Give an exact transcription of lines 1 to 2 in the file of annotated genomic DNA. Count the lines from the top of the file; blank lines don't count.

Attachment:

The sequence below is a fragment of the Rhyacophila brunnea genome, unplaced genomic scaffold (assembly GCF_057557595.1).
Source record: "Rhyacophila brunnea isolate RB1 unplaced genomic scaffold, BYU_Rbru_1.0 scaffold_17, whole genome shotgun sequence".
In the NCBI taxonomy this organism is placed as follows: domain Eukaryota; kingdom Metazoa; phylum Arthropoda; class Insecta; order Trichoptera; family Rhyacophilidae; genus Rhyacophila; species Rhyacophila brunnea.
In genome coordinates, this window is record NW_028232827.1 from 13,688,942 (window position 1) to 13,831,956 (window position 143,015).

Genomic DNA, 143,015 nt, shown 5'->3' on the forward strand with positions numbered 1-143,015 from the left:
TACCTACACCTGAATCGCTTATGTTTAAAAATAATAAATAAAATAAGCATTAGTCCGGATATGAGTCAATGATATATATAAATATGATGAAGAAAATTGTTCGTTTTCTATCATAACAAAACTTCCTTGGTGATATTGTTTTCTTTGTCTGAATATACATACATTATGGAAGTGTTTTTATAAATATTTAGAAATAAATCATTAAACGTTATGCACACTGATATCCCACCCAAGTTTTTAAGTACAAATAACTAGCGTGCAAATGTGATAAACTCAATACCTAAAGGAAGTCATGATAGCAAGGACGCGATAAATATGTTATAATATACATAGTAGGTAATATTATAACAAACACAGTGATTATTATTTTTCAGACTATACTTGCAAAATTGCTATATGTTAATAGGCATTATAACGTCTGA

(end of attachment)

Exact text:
The sequence below is a fragment of the Rhyacophila brunnea genome, unplaced genomic scaffold (assembly GCF_057557595.1).
Source record: "Rhyacophila brunnea isolate RB1 unplaced genomic scaffold, BYU_Rbru_1.0 scaffold_17, whole genome shotgun sequence".